Give it a whirl and see if it solves your slow loading times.
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  7. #7
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    Quote Originally Posted by 71Corvette View Post
    Here are the server load numbers. Could you explain what these represent?

    Server Load Averages & CPU Info
    Server Load Average
    1 minute: 12.15
    5 minute: 11.15
    15 minute: 10.3
    CPU Info

    Could not get CPU info.
    That load average is high. I don't know how many CPUs and how many cores per CPU your host has, but that is high especially for a Saturday night! Peak internet traffic is usually Monday - Friday in the late afternoon in America. So that load is probably going to be considerably higher during peak. If you want more info about server loads, you can read this:

    http://en.wikipedia.org/wiki/Load_average

    An idle computer has a load number of 0. Each process using or waiting for CPU (the ready queue or run queue) increments the load number by 1. Most UNIX systems count only processes in the running (on CPU) or runnable (waiting for CPU) states. However, Linux also includes processes in uninterruptible sleep states (usually waiting for disk activity), which can lead to markedly different results if many processes remain blocked in I/O due to a busy or stalled I/O system.[1] This, for example, includes processes blocking due to an NFS server failure or to slow media (e.g., USB 1.x storage devices). Such circumstances can result in an elevated load average, which does not reflect an actual increase in CPU use (but still gives an idea on how long users have to wait).
    The server loads are the average over 1 minute, 5 minutes, and 15 minutes. The higher the load, the longer it will take code to execute, generally speaking. Static HTML pages may continue to be served just fine on a server operating under high load. But code like PHP and database queries are going to wait a while to be processed.

    A general rule of thumb (not a hard and fast rule) is that a load average of 1 per core is acceptable. So if your server has 2 CPUs with 4 cores per CPU, the rule of thumb is that a load of 8 or less is acceptable (2 CPUs x 4 cores per CPU = 8 cores). A load over 1 per core may not result in noticeable performance degradation and still may result in acceptable load speeds. However, the higher the load goes the more performance degradation will be noticeable. The server does not have "unlimited" resources. This is my current load on A Small Orange shared server:

    Server Load Averages & CPU Info
    Server Load Average
    1 minute: 3.14
    5 minute: 2.71
    15 minute: 2.37
    CPU Info

    Architecture: x86_64
    CPU op-mode(s): 32-bit, 64-bit
    Byte Order: Little Endian
    CPU(s): 24
    On-line CPU(s) list: 0-23
    Thread(s) per core: 2
    Core(s) per socket: 6
    Socket(s): 2
    NUMA node(s): 2
    Vendor ID: GenuineIntel
    CPU family: 6
    Model: 44
    Stepping: 2
    CPU MHz: 2399.848
    BogoMIPS: 4799.87
    Virtualization: VT-x
    L1d cache: 32K
    L1i cache: 32K
    L2 cache: 256K
    L3 cache: 12288K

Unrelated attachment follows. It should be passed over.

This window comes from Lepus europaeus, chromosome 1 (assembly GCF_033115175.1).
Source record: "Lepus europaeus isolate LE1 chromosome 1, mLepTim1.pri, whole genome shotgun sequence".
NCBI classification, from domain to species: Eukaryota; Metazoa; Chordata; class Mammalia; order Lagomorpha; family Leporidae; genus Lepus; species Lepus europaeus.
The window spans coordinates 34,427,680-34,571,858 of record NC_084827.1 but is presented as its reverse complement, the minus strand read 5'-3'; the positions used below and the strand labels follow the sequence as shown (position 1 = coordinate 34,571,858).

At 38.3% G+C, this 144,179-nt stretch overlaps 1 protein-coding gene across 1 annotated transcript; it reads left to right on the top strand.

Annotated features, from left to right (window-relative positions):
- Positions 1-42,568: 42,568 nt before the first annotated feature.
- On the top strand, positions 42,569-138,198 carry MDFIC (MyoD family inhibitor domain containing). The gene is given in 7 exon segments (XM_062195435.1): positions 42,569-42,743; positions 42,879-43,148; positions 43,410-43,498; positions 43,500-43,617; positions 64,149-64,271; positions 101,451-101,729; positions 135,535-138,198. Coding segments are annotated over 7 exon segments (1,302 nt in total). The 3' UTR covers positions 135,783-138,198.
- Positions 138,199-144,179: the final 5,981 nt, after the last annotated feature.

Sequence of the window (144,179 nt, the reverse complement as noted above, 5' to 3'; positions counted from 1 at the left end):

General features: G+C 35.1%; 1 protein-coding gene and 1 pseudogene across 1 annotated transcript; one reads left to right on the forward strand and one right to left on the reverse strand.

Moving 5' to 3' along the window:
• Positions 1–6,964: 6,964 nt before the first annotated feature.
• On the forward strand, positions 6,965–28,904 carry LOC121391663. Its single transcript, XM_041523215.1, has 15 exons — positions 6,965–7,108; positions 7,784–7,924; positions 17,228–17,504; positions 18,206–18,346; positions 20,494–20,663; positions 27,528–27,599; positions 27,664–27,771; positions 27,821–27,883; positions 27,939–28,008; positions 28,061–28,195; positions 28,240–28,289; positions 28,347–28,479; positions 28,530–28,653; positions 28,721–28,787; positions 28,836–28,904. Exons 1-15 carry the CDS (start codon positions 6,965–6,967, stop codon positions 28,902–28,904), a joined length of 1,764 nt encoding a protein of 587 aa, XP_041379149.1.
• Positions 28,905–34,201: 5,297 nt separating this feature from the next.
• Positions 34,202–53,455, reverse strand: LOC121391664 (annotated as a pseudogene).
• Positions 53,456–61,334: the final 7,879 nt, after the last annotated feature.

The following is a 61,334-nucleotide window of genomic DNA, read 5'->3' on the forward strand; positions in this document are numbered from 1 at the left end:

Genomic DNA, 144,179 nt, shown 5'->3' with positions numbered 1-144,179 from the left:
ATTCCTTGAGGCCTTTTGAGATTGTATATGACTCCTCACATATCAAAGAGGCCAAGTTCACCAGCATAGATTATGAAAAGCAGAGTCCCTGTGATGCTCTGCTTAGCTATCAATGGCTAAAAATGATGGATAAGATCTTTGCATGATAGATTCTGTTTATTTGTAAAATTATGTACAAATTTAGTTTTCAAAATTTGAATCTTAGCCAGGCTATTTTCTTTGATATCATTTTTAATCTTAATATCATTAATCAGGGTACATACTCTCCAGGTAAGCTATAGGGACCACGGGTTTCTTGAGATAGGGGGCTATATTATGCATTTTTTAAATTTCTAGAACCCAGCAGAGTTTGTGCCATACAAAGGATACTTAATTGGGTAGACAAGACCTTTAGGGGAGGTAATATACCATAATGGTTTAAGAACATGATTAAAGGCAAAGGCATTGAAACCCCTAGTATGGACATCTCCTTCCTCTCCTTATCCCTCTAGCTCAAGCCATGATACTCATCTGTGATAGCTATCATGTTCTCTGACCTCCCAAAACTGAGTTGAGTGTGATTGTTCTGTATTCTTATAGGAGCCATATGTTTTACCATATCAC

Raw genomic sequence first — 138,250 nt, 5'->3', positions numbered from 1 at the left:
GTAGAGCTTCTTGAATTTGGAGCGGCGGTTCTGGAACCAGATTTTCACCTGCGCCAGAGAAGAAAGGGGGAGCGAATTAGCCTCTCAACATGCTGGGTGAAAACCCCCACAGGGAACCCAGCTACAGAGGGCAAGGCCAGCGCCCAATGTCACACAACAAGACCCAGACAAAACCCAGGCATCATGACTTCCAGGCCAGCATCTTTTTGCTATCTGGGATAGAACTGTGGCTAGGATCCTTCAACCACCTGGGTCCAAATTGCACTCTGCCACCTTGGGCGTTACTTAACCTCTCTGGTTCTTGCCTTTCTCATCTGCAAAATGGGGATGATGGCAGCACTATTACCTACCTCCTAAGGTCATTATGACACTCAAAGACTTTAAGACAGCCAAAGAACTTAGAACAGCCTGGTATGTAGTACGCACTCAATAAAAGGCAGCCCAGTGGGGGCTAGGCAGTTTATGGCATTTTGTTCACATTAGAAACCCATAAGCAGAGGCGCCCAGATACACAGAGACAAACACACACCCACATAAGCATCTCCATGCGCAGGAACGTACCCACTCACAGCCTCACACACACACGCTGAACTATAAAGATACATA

NUMA node0 CPU(s): 0-5,12-17
    NUMA node1 CPU(s): 6-11,18-23
    That shared server has dual hex core CPUs. Or 12 cores (6 cores on each of 2 CPUs). So the load is 3.14 for 12 cores with plenty of capacity to spare. Server load rarely goes over 4, even at peak during late afternoons. That's why the pages always load fast.

    Load a few minutes later:

    Server Load Average
    1 minute: 2.32
    5 minute: 2.42
    15 minute: 2.31
    And a few more minutes later:

    Server Load Average
    1 minute: 1.48
    5 minute: 1.86
    15 minute: 2.1
    Slow loading is a complaint I have read about many "unlimited" web hosts. If you want good load speeds, your best option is a fixed-limit host.

  8. #8
    Certified Ethical Hacker silver trophybronze trophy dklynn's Avatar
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    old vette,

    cd & JB are on the mark with your shared hosting. Permit me to go one step further, though, and say that using ANY CMS out there will REQUIRE a lot of CPU time and RAM (because of all the modules which need to be accessed and included in every #$%^ page returned to the visitor). Clearly, a basic shared account cannot accommodate the load you're putting on the server (and your host is likely restricting you to a small percent of the CPU time

    I had a similar problem with a client who was demanding more CPU (et al) than the shared server allowed for a Joomla account. After looking around, though, I discovered that WebHostingBuzz offers accounts tailored to the various CMS's:

    Quote Originally Posted by http://www.WebHostingBuzz.com
    specialist hosting
    Wordpress hosting
    Joomla hosting
    Magento hosting
    Drupal hosting
    E-Commerce hosting
    Those accounts are shared, too, but tailored to the higher CPU/RAM requirements of the CMS's. That also means that you're sharing a server with fewer other accounts but those accounts all use the same CMS. I had no complaints about his "Specialist Hosting" account (other than when he failed to update when Joomla patched ... that resulted in a "deserved" hack [which is why I loathe CMS's - they create a race to detect a hacking vector, generate a patch and update all the CMS users' accounts before the "script kiddies" have their fun]).

    IMHO, you either need to use one of these "Specialist Hosting" accounts or get a well appointed VPS/dedi to handle the high CPU/RAM requirements of your CMS. Additionally, you MUST check for Joomla updates (and patch immediately) at least daily (or you will lose the race).

    Regards,

    DK
    David K. Lynn - Data Koncepts is a long-time WebHostingBuzz (US/UK)
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  9. #9
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    Thanks for the feedback everyone.

    I checked my web hosts FAQ section and it looks like they run 12 core servers.

    What type of servers do you place your shared hosting customers on?
    Posted by Arvand Sabetian on 15 May 2009 02:08 AM

    We always utilize the best hardware. This means that you will experience the fastest website response times and highest reliability and uptime. All of our shared servers are at the very least equipped with: